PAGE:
However, we have an enemy who wants to put us and keep us in financial bondage. In John 10, Jesus described him as a thief who “comes only to steal and kill and destroy.” I’ve experienced that. I’ve felt the burden, worry, and tension of overdue bills, self-consciousness before God and others, and the mistaken belief that I was in control of my finances. Not until I learned God’s financial principles was I able to experience finances and life differently.
Financial Freedom Found
Like many, I misunderstood financial freedom. I had it confused with financial independence—the reaching of a financial goal or milestone. I had no clue how to live as a steward of God’s resources. I thought they were mine. The world had convinced me that I could use money however I wanted. My eyes were opened when I went through a Crown Bible Study and transferred ownership of everything to God—and I mean everything! I gave God complete control of my life and promised that I would never let money be in control of my decisions again. I believed that He would keep His promise to provide everything we needed according to His perfect plan. It was then that I became free. So, I am no longer an owner. I am God’s temporary manager who desires to be faithful to His purposes.
Financial Freedom Practiced
Biblical Truth about Financial Freedom
Financial freedom is the result of trusting God with everything.
“You shall love the Lord your God with all your heart and with all your soul and with all your mind and with all your strength.” (Mark 12:30 ESV)
As a steward, you will find contentment in living for Christ.
“Godliness with contentment is great gain, for we brought nothing into the world, and we cannot take anything out of the world. But if we have food and clothing, with these we will be content. (1 Timothy 6:6–8 ESV)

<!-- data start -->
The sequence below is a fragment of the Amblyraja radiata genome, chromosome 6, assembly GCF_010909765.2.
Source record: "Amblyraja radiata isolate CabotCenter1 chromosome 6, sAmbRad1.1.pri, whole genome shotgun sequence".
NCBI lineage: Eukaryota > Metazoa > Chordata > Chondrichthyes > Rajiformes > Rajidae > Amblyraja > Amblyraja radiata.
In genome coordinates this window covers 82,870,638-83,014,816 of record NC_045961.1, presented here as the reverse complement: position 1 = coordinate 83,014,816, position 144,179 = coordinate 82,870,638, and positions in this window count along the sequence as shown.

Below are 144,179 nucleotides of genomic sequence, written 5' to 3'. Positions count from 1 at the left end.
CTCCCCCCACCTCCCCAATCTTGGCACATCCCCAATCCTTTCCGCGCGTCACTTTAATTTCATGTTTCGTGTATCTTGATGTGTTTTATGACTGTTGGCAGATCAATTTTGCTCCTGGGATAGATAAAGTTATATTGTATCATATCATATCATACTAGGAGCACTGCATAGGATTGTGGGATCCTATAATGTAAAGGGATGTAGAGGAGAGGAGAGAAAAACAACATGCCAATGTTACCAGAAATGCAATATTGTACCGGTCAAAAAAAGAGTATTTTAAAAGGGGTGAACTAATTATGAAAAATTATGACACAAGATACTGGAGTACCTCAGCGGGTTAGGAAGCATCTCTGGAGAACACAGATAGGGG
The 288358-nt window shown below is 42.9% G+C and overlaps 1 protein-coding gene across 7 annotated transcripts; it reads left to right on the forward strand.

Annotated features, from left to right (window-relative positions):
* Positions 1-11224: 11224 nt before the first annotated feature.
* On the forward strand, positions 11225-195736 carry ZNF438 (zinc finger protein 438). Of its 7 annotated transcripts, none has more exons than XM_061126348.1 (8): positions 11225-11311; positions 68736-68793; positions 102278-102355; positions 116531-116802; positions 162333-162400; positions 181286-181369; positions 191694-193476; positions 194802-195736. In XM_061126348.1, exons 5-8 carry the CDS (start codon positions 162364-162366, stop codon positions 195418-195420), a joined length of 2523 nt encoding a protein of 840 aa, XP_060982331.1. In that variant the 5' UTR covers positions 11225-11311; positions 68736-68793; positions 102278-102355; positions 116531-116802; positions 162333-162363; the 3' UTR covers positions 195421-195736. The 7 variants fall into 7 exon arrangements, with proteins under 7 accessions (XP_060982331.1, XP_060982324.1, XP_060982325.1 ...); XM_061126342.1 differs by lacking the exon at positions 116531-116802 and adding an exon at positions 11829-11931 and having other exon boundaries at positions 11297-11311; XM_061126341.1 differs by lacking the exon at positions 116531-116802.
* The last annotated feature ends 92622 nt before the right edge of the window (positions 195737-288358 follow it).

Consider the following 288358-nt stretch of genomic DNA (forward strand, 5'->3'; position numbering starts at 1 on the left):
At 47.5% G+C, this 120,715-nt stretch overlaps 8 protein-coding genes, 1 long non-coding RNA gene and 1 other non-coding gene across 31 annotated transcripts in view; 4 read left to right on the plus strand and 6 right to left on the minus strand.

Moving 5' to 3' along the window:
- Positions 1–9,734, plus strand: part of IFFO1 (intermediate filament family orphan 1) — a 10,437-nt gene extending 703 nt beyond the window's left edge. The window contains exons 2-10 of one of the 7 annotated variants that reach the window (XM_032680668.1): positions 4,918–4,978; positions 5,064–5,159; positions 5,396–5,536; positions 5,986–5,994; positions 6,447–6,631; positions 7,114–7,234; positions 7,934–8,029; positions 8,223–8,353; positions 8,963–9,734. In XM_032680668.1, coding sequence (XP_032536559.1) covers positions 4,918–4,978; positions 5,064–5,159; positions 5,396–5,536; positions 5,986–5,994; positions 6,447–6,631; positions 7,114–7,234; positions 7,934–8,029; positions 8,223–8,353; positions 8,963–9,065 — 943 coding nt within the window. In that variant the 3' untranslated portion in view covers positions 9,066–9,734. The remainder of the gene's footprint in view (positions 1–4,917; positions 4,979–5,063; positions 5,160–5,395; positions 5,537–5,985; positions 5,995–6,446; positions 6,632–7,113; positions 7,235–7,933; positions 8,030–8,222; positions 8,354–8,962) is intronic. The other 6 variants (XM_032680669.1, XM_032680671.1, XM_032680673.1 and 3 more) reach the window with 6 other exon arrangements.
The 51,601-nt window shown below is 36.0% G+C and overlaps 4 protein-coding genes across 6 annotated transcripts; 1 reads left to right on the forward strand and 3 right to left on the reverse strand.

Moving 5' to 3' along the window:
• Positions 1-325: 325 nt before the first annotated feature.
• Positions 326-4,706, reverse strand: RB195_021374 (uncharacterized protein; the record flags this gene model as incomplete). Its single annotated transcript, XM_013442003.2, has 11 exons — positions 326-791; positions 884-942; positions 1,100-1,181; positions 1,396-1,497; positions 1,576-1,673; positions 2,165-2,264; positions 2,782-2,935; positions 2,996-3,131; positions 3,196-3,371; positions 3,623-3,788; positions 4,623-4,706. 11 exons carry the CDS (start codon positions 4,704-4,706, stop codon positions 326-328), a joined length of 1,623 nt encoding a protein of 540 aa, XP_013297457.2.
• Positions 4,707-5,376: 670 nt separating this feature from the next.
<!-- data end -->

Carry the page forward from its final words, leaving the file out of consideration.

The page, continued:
Therefore, “Keep your life free from love of money, and be content with what you have, for he has said, ‘I will never leave you nor forsake you.’” (Hebrews 13:5 ESV)
I hope this helps you understand and experience freedom from the love and control of money. It has allowed God to use me far beyond anything I could have dreamed or imagined!
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This article was originally published on The Christian Post on September 29, 2023.
I’m a single Mom. I struggle with money and time management. My children, now teenagers, don’t have basic financial skills. How can I get them ready for real life?
Worried Single Mom
Dear Worried Single Mom,
Take heart; you are not the only one! Married and single parents alike struggle to get their children ready for the financial realities of life.
Let me encourage you. Do not beat yourself up. You have probably taught them more than you can see in their lives right now. It took me years to learn and apply Biblical financial principles. I can only imagine how I made my parents suffer. Thankfully, a basic foundation was laid in me, for Dad taught me the value of hard work, the priority of giving, consistency in saving, and the importance of living with integrity.
Investopedia defines financial literacy as “…the ability to understand and effectively use various financial skills.” Biblically financially literate people know how to create a budget, manage debt, give, save, invest, and plan for the future. Armed with the confidence to make wise decisions, they can: